Books That Mean A Lot to Me:

The Fountainhead (sorry Sumedha :-)) by Ayn Rand - I personally like this more than Atlas Shrugged. Probably because it deals with the creative spirit more than the mercenary spirit, and it is mercifully shorter and less redundant. Reading this when I was around 18 shaped my beliefs as an individual more than all other books. I can still read Howard Roarke's monologue at the end over and over for his insights.

Jonathan Livingston Seagull by Richard Bach - There is something inherently appealing about the loner who goes his own way to achieve something above and beyond him/herself and all of humankind (seagullkind in this case). Life's not about survival and this mundane, wasted existence that we lead. That's also the reason I love "Fight Club"...but I digress.

As The Crow Flies by Jeffrey Archer - I know this one springs a surprise - but I'd die to be able to write like Jeffrey Archer. He spins the most preposterous fictional epics in the most entertaining way, keeping you hooked all along. This one's in the saga mould with enough hairpin twists to give a Shyamalan movie competition.

Haroun And The Sea Of Stories by Salman Rushdie - for the kid in me. That I read it when I was 21( then 22, 24, 25 and counting) counts for nothing. With colorful names like the Shah of Blah, and Mudra Abhinaya, Batcheat, and two fish named Goopy and Bagha (in a reference to Satyajit Ray's film) this one's utterly entertaining and brings a smile to the face more often than not. Also had some nasty puns on my last name in Pune due to a pesky character called Butt in the book.Take that, J K Rowling!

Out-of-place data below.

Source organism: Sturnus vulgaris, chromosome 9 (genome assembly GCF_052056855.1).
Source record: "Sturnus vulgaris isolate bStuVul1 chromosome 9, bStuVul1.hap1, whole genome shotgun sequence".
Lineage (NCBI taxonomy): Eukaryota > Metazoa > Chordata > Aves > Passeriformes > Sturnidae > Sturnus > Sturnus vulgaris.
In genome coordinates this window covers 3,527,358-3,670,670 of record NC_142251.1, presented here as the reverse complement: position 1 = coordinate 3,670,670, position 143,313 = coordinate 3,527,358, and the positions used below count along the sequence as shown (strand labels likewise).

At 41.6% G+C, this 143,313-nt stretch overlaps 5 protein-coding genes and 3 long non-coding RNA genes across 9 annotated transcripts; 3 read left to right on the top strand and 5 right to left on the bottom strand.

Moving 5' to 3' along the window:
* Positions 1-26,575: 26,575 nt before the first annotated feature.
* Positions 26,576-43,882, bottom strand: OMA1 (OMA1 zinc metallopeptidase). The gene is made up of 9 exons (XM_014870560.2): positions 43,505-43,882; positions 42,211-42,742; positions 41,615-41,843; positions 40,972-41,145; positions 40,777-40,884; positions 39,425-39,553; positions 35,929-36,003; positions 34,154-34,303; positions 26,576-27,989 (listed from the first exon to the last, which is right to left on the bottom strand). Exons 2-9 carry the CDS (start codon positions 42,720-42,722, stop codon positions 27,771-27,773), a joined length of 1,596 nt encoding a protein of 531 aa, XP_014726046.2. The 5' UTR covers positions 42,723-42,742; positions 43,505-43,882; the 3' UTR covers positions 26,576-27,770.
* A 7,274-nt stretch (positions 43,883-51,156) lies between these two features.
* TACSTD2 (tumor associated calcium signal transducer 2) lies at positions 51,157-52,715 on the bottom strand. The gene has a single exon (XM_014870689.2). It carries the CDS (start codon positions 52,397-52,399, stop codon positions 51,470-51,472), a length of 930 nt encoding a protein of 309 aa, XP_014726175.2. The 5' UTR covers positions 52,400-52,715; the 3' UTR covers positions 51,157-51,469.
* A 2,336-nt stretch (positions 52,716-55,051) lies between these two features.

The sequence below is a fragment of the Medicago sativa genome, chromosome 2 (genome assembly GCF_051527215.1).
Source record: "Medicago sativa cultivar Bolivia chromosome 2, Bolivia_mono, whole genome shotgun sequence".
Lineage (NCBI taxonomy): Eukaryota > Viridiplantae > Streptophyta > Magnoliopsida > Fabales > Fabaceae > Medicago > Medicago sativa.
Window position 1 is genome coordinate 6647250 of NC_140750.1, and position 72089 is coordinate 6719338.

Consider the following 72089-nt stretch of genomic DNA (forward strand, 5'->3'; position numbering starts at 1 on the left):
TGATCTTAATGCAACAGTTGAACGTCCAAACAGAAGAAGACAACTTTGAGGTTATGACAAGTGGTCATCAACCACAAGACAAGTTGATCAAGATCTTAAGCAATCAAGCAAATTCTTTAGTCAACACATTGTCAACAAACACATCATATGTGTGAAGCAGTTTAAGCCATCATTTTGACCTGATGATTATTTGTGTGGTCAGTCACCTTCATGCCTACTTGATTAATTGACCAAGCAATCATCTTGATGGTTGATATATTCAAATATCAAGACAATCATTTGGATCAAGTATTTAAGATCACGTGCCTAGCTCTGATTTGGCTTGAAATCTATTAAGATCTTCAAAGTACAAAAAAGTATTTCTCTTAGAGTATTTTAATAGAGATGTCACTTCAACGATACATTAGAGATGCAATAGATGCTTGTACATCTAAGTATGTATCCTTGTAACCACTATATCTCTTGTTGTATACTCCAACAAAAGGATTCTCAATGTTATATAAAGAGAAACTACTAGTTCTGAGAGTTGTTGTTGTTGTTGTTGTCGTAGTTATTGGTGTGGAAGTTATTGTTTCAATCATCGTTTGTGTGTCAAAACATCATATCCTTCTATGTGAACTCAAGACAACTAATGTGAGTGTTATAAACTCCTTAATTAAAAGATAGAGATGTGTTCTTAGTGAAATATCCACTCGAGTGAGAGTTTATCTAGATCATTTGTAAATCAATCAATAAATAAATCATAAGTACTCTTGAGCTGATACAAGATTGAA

Free Culture by Lawrence Lessig - Goes into IP law territory now. Trying to understand why companies want to sue people who share files on P2P networks led me to the mother-lode. Well-written and balanced prose without hysterics or polemics. Larry Lessig makes a convincing case for a strong public domain. The book where Creative Commons is described in detail. (The link points to the free downloadable version of the book)

Fictional Characters That Have Influenced Me: This one's tough - Jonathan Livingston Seagull for one. Not many others. Dunno why, but have been my own person mostly - hehehe.

I don't know if there is anyone in the blog world left to be tagged - but if you already haven't been, Sumeet, and Alhad stand tagged. Anyone else who is reading this, please consider yourself tagged, and leave a comment, saying you're it!

Friday, June 17, 2005

Social Networking

Is social networking on its way back? In the initial frenzy, I registered on Orkut, like everyone I know - getting 'in' was a big deal - the hoopla for an Orkut invite being like that of GMail invites. However, after enthusiastically adding and inviting about a dozen or so friends, my enthusiasm fizzled out. I didn't quite see much value in it for me. The discussion forums I was interested in didn't seem to take off much, and it all seemed a bit lame. I am still not completely sure how I can use it, though I'd appreciate some pointers from ardent orkut-ians.

However, in the past couple of weeks, at least 4-5 people have added me to their Orkut friend lists. Since I stopped adding friends (somewhere around the time my friend list was in the late teens), my list has swelled to 50+ people - all through people adding me to their lists. Ironically, the people I invited to Orkut probably still have a list of friends in the single digits.